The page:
Kendall v. Davis
MEMORANDUM AND OPINION as set forth in following order. Signed by Chief District Judge Thomas A Varlan on 5/26/17. (c/m)(ABF)
UNITED STATES DISTRICT COURT
EASTERN DISTRICT OF TENNESSEE
CORRECTIONAL OFFICER DAVIS,
This is a pro se prisoner’s civil rights complaint filed pursuant to 42 U.S.C. § 1983.
Before the Court are Defendant’s motion for summary judgment filed [Doc. 27] and his motion
to amend/revise trial date [Doc. 33]. Plaintiff has not filed a response to Defendant’s motion for
summary judgment and the time for doing so has passed. E.D. Tenn. LR 7.1(a)(2). As such,
Plaintiff has waived any opposition to this dispositive motion. Elmore v. Evans, 449 F. Supp. 2,
3 (E.D. Tenn. 1976), aff’d 577 F.2d 740 (6th Cir. 1978); E.D. Tenn. LR 7.2. For the following
reasons, the motion for summary judgment [Doc. 27] will be GRANTED and this action will be
DISMISSED. Accordingly, Defendant’s motion to amend/revise trial date [Doc. 33] will be
DENIED as moot.
In his complaint, Plaintiff alleges that on October 3, 2014, he was having chest pains and
pressed his call light [Doc. 2 p. 9]. Plaintiff states that when Defendant responded, Plaintiff told
Defendant that he was having chest pains and requested that Defendant call medical, which
Defendant stated he would do [Id. at 9, 13]. Plaintiff further asserts that, after thirty minutes
passed, Plaintiff again pressed the call light, at which time Defendant advised Plaintiff that he
needed to sign up for sick call if he was having an emergency [Id.]. Plaintiff states that several
hours later, after shift change, an unidentified officer noticed that Plaintiff was having medical
symptoms of a heart attack and obtained medical care for Plaintiff, at which time Plaintiff was
taken to a medical center and diagnosed with congestive heart failure [Id.]. Plaintiff alleges that
his chest pains establish the objective element of a deliberate indifference claim and that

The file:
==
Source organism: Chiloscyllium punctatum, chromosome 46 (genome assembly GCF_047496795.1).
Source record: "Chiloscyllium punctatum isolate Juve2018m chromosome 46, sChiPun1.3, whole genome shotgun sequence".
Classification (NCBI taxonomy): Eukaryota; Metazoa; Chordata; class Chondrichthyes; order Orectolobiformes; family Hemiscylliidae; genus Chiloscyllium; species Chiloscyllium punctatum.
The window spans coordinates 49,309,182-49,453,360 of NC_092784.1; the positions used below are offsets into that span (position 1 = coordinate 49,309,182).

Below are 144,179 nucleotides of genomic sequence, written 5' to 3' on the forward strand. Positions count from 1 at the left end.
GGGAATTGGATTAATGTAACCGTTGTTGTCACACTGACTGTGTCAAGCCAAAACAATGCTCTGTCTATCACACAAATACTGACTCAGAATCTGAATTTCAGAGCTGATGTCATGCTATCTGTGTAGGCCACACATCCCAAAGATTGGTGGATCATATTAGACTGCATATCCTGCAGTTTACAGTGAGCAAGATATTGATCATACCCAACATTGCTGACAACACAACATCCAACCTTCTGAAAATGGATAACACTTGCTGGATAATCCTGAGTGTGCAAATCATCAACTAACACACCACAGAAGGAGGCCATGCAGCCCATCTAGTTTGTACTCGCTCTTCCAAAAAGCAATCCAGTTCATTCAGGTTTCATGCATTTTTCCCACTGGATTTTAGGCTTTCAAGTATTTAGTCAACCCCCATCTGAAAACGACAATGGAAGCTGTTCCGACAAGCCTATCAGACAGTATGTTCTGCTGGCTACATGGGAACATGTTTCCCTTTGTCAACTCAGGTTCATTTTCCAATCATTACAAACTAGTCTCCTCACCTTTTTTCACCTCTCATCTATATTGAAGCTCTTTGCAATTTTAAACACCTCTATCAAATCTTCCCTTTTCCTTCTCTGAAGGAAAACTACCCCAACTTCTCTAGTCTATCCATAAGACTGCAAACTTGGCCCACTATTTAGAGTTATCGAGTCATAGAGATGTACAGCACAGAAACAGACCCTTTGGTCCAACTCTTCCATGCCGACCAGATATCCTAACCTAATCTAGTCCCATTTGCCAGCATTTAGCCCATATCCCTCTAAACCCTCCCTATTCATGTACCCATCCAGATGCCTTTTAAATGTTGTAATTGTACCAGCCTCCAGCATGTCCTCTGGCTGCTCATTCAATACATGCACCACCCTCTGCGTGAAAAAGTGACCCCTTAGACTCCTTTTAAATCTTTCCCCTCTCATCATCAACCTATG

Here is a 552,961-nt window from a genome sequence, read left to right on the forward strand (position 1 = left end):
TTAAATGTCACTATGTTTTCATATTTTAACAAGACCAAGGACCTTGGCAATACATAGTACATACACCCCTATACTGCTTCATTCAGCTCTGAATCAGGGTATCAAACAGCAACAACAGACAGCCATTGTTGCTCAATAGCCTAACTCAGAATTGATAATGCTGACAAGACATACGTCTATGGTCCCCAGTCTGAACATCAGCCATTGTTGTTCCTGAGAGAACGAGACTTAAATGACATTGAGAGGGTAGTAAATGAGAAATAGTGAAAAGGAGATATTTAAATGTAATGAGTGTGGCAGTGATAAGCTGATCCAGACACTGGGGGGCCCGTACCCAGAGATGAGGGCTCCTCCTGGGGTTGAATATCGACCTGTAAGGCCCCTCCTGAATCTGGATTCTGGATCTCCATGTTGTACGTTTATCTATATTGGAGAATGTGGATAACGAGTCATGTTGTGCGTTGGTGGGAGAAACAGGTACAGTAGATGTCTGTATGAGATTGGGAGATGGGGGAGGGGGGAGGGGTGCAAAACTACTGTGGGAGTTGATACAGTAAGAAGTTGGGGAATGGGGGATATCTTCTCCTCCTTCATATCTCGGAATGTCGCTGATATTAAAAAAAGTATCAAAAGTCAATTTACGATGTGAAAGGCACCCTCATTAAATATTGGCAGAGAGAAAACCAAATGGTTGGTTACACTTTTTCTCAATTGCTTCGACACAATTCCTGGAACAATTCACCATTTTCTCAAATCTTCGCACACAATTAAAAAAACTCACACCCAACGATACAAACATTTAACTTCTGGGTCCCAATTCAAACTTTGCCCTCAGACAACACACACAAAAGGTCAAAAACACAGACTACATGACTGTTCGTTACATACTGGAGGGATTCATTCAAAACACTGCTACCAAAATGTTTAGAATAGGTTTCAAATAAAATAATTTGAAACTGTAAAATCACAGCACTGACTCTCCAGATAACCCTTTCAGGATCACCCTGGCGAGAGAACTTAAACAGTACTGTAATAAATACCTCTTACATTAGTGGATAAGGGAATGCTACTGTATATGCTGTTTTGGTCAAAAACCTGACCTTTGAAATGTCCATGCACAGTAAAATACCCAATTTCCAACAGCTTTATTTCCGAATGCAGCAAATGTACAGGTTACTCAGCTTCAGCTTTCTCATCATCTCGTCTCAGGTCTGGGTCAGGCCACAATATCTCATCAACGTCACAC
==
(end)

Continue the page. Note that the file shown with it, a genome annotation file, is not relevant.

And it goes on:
Defendant’s failure to get Plaintiff medical treatment for those chest pains establishes the
subjective element of such a claim [Id. at 10–13].
In his affidavit filed in support of his motion for summary judgment, Defendant testifies
that during the relevant incident on October 3, 2014, Plaintiff requested that Defendant send him
to the medication pass line (“med pass”) to obtain an antacid because he was having stomach
pain and heartburn [Doc. 32 p. 1]. Defendant states that he denied this request because antacids
are not available at evening med pass [Id.]. Plaintiff had voluntarily declined to go to med pass
earlier in the evening [Id.]. After Defendant denied Plaintiff’s request, Plaintiff told Defendant
“F*** it, I’ll get third shift to do it” [Id.]. Defendant further testifies that Plaintiff did not request
emergency sick call and did not appear to be in serious medical distress [Id. at 2]. Also, in the
excerpt of Plaintiff’s deposition and Plaintiff’s certified medical records filed with Defendant’s
motion for summary judgment, Defendant set forth evidence that, when Plaintiff was evaluated
by the medical center after the incident at issue, Plaintiff’s labs and EKG were normal and it was
determined that Plaintiff had not had a heart attack, but rather was diagnosed with atypical chest
pains [Doc. 30 p. 4; Doc. 31 pp. 7, 11].
SUMMARY JUDGMENT STANDARD
Rule 56(a) of the Federal Rules of Civil Procedure provides that “[t]he court shall grant
summary judgment if the movant shows that there is no genuine dispute as to any material fact
and the movant is entitled to judgment as a matter of law.” Fed. R. Civ. P. 56(a). In ruling on a
motion for summary judgment, the court must draw all reasonable inferences in favor of the
McLean v. 988011 Ontario Ltd., 224 F.3d 797, 800 (6th Cir. 2000).
“Summary judgment is proper if the evidence, taken in the light most favorable to the
nonmoving party, shows that there are no genuine issues of material fact and that the moving
party is entitled to judgment as a matter of law.” Hartman v. Great Seneca Fin. Corp., 569 F.3d
606, 611 (6th Cir. 2009) (citation omitted). The moving party has the burden of conclusively
showing the lack of any genuine issue of material fact. Smith v. Hudson, 600 F.2d 60, 63 (6th
Summary judgment is an integral tool for securing the “just, speedy[,] and inexpensive
determination of every action.” Celotex Corp. v. Catrett, 477 U.S. 317, 327 (1986). The moving
party is entitled to judgment as a matter of law “against a party who fails to make a showing
sufficient to establish the existence of an element essential to that party’s case, and on which that
party will bear the burden of truth at trial.” Id. at 322.
A district court cannot grant summary judgment in favor of a movant simply because the
adverse party has not responded, but rather the court is required to, at a minimum, examine the
motion to ensure that the movant has met its initial burden. Stough v. Mayville Cmty. Sch., 138
F.3d 612, 614 (6th Cir. 1998). In doing so, the court “must not overlook the possibility of
evidentiary misstatements presented by the moving party.” Guarino v. Brookfield Twp. Trs., 980
F.2d 399, 407 (6th Cir. 1992). The court must “intelligently and carefully review the legitimacy
of  an unresponded-to motion, even as it refrains from actively pursuing advocacy or inventing